Editor’s note: Startup Spotlight is a regular weekly feature in WRAL TechWire. This week’s feature comes from UNC-Chapel Hill’s Innovate Carolina. 


CHAPEL HILL – For most people, a small cut on the hand or foot isn’t a big deal. They can slap a Band-Aid on it and get on with life. But for those with hemophilia, even the smallest cut or bruise can lead to severe bleeding and other health issues. Caused by a mutation of genes that provide the ability to make clotting proteins, hemophilia occurs in about one of every 5,000 male births. Although rare, it can occur in females as well. And for many of these patients, hemophilia also causes progressive joint deterioration or repeated bleeding into their joints.

Current gene therapies for hemophilia – while exciting – are limited because they are only for patients who don’t experience immune response issues after receiving a therapeutic infusion. Plus, most therapies are designed to work for patients who have either hemophilia A or B without inhibitors,  but none of the therapies treat both types of the disease with or without inhibors.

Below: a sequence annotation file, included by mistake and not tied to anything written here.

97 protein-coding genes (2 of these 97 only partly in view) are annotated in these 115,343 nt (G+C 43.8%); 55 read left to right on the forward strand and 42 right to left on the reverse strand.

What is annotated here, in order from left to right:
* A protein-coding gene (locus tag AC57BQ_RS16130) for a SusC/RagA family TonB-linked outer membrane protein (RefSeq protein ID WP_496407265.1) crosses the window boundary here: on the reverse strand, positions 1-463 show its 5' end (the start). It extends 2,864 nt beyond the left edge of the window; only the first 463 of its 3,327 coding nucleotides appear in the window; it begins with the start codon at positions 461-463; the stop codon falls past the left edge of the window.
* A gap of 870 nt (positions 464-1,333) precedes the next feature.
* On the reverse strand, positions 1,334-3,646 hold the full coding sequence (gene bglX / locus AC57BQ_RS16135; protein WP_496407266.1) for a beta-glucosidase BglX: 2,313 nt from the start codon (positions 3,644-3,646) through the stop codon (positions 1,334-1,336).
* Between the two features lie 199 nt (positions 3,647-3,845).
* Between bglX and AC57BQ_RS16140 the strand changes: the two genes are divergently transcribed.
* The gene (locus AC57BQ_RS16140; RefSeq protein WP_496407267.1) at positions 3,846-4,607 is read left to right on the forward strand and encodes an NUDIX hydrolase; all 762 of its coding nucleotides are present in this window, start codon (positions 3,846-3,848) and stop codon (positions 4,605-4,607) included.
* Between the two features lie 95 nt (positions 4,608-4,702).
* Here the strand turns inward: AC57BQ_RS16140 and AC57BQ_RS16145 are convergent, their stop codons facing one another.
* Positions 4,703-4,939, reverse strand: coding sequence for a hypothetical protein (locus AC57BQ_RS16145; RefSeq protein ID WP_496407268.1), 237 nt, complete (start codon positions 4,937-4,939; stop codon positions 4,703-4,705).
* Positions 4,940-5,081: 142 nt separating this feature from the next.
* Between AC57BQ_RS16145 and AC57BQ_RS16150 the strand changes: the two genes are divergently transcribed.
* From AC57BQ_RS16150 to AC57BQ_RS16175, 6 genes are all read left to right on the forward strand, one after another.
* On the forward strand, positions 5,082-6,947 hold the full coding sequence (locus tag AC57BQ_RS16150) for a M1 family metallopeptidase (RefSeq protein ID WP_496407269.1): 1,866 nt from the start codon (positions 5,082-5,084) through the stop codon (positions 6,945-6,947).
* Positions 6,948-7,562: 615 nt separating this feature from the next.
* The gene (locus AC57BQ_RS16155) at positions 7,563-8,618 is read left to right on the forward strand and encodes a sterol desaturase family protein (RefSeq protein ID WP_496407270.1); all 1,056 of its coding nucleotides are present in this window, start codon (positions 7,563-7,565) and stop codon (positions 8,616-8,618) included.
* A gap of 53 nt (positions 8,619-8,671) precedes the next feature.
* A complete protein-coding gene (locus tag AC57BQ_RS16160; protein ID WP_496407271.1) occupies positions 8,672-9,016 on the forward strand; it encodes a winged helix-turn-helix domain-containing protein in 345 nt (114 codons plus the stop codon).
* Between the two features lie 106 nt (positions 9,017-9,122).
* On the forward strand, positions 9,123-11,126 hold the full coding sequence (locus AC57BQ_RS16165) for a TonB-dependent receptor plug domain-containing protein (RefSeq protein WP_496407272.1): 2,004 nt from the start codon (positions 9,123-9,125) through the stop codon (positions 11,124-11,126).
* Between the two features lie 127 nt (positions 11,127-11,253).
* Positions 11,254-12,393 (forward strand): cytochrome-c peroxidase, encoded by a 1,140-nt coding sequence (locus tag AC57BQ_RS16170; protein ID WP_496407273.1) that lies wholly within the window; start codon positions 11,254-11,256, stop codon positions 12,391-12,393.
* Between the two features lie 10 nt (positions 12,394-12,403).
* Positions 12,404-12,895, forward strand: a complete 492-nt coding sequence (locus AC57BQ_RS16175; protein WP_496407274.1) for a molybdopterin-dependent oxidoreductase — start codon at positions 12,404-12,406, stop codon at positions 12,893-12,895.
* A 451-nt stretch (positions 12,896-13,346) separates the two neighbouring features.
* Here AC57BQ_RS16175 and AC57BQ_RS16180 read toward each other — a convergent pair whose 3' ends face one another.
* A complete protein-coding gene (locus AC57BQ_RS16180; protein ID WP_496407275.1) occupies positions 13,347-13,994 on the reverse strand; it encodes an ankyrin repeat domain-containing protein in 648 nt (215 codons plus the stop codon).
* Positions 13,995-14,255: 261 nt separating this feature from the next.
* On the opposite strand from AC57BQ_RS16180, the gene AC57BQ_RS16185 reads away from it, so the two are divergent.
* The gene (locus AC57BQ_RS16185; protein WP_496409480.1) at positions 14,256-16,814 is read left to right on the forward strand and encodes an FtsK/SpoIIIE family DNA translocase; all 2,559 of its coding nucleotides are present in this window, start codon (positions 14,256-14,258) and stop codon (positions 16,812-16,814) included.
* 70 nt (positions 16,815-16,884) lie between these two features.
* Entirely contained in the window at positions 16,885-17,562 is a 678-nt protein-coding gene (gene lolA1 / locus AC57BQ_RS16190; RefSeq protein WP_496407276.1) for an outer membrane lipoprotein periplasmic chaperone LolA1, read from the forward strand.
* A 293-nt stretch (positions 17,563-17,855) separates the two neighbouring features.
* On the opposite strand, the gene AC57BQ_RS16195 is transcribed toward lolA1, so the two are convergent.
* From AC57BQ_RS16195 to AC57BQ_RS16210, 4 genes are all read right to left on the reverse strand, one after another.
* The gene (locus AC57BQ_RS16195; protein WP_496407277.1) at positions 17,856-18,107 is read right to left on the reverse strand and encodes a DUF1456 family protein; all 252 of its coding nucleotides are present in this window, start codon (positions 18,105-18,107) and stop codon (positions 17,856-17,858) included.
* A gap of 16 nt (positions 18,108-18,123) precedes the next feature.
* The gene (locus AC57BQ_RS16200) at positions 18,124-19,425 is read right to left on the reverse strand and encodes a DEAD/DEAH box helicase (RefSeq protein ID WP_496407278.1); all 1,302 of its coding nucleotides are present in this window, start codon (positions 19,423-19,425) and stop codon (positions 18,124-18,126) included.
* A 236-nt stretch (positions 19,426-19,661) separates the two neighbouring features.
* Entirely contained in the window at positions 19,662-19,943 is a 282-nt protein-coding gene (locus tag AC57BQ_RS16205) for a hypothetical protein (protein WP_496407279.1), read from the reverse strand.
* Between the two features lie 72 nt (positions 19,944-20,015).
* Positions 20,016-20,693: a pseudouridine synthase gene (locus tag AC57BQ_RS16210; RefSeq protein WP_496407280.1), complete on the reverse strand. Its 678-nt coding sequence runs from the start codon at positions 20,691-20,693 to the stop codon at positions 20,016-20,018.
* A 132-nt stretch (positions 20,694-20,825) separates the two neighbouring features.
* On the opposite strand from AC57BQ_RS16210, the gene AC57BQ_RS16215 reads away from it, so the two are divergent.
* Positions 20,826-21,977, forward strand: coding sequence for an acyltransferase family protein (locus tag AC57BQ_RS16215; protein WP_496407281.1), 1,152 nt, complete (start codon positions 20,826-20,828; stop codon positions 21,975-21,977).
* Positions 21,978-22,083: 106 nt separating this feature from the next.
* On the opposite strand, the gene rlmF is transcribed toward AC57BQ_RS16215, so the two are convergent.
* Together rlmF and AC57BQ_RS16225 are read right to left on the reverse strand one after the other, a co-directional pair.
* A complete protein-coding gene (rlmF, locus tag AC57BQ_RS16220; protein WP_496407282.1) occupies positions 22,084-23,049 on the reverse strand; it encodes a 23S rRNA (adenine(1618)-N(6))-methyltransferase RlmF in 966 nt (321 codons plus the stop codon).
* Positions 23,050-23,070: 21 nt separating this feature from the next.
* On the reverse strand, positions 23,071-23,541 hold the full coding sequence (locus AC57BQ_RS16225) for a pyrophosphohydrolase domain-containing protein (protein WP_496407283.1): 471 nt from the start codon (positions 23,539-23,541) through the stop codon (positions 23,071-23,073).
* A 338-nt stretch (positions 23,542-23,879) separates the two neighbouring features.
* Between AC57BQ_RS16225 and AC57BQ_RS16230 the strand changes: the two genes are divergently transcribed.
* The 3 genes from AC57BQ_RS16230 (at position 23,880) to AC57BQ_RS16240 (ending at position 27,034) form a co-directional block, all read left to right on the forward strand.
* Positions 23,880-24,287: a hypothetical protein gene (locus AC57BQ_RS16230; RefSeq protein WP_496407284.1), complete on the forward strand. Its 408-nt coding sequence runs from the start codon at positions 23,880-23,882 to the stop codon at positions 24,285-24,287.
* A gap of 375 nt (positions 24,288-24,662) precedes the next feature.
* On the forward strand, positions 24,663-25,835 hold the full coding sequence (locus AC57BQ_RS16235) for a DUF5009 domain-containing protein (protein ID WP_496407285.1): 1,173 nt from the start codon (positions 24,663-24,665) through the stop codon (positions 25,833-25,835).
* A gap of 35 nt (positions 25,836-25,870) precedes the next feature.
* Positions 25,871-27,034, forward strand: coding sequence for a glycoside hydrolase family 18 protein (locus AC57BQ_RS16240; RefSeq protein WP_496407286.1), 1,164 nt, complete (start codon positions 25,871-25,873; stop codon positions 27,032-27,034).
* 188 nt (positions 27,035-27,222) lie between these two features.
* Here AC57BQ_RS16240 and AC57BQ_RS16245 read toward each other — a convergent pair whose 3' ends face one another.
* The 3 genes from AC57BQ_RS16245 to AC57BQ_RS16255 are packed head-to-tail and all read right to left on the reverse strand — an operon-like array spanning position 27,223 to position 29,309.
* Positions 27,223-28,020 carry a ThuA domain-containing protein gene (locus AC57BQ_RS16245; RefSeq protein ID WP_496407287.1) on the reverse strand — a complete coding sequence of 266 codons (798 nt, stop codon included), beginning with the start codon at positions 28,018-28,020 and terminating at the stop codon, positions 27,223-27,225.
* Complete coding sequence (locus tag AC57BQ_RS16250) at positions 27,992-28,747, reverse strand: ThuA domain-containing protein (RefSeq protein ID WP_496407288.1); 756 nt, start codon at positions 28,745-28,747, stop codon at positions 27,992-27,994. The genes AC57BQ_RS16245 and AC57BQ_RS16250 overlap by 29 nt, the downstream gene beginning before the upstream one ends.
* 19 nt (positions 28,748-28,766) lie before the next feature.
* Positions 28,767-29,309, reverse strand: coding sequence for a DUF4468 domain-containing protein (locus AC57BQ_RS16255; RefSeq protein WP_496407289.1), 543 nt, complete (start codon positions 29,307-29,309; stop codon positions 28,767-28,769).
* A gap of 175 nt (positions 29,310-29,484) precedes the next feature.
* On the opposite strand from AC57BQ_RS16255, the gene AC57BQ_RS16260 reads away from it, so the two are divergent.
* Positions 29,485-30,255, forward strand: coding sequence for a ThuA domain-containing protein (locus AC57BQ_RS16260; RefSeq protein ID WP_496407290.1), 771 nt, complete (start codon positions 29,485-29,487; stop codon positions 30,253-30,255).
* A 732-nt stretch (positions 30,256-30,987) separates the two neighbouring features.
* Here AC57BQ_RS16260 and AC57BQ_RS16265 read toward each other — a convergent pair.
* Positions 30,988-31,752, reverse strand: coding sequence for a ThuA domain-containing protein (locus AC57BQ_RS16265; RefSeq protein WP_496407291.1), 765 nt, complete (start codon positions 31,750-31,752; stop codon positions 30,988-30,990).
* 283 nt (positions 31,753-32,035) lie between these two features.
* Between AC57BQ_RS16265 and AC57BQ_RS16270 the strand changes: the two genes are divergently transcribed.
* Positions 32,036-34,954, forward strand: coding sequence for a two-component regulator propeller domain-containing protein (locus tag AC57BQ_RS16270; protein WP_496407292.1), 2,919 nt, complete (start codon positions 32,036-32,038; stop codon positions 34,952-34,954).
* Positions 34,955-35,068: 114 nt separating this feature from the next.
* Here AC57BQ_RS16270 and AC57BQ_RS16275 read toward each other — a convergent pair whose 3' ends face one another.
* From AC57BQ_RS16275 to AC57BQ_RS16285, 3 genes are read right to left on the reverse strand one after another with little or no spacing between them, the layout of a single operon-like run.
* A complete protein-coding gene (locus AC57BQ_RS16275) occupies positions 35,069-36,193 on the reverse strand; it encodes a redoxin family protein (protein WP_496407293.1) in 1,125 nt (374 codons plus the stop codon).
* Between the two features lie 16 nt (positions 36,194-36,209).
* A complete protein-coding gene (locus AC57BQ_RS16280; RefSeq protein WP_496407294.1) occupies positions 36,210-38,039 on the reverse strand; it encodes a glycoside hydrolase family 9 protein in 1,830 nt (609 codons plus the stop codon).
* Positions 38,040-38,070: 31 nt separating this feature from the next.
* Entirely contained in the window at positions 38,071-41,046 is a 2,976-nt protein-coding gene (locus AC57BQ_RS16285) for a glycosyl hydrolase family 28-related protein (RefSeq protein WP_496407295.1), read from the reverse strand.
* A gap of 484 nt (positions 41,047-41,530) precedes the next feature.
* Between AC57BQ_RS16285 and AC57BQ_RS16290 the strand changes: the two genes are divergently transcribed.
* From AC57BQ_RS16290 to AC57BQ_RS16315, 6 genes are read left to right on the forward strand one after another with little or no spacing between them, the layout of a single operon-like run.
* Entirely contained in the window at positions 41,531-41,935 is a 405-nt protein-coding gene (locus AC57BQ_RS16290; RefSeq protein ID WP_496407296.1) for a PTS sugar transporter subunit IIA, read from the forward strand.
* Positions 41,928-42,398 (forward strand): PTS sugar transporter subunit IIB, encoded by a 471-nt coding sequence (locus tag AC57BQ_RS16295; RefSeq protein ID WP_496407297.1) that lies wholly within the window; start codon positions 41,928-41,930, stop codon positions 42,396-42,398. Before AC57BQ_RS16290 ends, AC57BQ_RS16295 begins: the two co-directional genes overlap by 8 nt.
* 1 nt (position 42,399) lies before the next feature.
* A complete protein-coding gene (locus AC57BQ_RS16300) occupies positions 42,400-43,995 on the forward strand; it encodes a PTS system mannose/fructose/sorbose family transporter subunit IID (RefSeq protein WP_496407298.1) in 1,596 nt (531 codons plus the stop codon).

But now, GeneVentiv Therapeutics is developing the first universal gene therapy for all types of hemophilia, including the most difficult cases. By working to bring breakthrough therapies to market, this UNC-affiliated startup is also instilling expanded hope in hemophilia patients who wrestle with the daily realities of their life threatening, inherited disorder.

“These patients suffer from tremendous problems, including neurological problems, gastrointestinal problems and joint deterioration, which reduces the quality and the duration of their lives,” says Damon Race, CEO, GeneVentiv. “Until now, there’s a group of patients that have had no hope of benefiting from exciting gene therapies that are in development. We’re able to give these patients new hope with a first-in-class gene therapy that can treat all types of hemophilia, delivering patients from these problems and rescuing them from a lifetime of weekly infusions or repeated injections. If we can give them a treatment and give them hope, we’ve got an opportunity to really change lives.”